I wanted to learn as much as I could about my craft and volunteering seemed a good place to start. And it still is as I’m always learning something new. Writing can be solitary and isolating for some, so it’s a fantastic way to nurture my creativity and entice myself out into the world from my writing cocoon.


How long have you been a volunteer?


My first volunteering role with SCBWI was when I set up the picture book and middle-grade critique groups for SCBWI Scotland back in 2014. I then went on to co-chair the network from 2015-2017. I now write the Writers’ Minds feature for Words & Pictures (since 2018) which has introduced me to some tremendous writers and illustrators. I am also part of the Twitter team who moderates the SCBWI BI account and I volunteer at the conference when I can too – I usually host a Friday night critique group which is great fun!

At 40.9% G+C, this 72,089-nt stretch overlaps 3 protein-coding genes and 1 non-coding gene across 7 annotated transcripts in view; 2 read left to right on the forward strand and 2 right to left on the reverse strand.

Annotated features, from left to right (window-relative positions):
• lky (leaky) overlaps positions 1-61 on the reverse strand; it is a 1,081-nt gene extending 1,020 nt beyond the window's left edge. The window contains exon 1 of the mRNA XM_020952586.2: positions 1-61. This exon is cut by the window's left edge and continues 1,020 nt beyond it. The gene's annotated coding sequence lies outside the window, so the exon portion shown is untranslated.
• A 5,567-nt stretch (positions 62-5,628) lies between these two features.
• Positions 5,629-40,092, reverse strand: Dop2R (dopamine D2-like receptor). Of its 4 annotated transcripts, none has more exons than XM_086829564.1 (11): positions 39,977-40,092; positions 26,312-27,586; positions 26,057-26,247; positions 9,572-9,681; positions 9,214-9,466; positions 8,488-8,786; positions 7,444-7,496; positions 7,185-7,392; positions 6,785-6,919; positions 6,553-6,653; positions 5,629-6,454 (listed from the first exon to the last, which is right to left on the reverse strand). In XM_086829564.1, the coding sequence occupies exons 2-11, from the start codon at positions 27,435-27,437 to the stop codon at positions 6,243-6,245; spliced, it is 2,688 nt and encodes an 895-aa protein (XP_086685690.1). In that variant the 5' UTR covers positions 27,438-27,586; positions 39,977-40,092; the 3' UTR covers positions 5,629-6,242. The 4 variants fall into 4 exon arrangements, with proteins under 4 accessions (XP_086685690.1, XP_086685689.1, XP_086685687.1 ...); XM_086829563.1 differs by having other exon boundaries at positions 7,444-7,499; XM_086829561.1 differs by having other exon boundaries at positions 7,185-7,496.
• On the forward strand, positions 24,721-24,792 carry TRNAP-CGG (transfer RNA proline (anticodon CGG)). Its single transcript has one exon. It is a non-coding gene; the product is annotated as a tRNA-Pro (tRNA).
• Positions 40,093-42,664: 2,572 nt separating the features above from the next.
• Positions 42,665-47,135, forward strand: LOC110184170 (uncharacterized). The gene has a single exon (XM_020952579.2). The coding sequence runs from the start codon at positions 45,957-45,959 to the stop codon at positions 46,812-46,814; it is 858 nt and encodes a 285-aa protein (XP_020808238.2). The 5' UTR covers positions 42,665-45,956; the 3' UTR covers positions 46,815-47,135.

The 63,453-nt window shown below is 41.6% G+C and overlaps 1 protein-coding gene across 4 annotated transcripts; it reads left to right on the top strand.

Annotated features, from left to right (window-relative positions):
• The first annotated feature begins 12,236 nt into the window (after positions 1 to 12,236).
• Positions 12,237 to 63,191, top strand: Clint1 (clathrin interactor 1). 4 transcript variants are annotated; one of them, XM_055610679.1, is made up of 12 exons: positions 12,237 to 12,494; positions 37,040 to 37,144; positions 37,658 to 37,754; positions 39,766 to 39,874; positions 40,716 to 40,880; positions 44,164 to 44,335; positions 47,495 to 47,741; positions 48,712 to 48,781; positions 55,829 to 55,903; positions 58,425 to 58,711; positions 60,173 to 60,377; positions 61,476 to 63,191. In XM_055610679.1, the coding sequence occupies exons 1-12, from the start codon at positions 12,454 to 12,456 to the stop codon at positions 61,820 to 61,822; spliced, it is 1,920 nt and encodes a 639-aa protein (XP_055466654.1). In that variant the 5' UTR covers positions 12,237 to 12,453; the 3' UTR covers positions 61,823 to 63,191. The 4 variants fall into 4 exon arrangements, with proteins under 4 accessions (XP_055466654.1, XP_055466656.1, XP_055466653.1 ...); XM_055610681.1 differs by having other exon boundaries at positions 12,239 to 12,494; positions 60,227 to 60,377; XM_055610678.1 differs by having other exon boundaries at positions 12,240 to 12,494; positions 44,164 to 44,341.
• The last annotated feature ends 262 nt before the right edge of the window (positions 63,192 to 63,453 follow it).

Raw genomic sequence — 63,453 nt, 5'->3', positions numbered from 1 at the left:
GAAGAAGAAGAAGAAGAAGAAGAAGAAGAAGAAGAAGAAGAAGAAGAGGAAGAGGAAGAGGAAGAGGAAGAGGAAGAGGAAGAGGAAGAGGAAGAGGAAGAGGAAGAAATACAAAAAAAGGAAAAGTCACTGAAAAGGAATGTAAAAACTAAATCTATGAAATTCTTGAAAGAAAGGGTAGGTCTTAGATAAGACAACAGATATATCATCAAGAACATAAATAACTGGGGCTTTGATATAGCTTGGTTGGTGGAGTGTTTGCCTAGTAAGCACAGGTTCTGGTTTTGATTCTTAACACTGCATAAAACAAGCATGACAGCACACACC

Describe the main tasks of your role as a SCBWI volunteer.


For my SCBWI magazine Words & Pictures feature Writers’ Minds, I get to annoy/interview/cajole (delete as appropriate) industry professionals into telling me about their world – from Catherine Johnson and her superb historical fiction to Rikin Parekh’s fantastic illustrations that bring so many characters to life.


Do you do any other volunteering?


I co-ordinate the monthly book group for staff and volunteers at St Columba’s Hospice in Edinburgh. The group is predominately made up of octogenarians who are ruthless, yet fair, in their critique from YA and beyond. Their honesty is refreshing!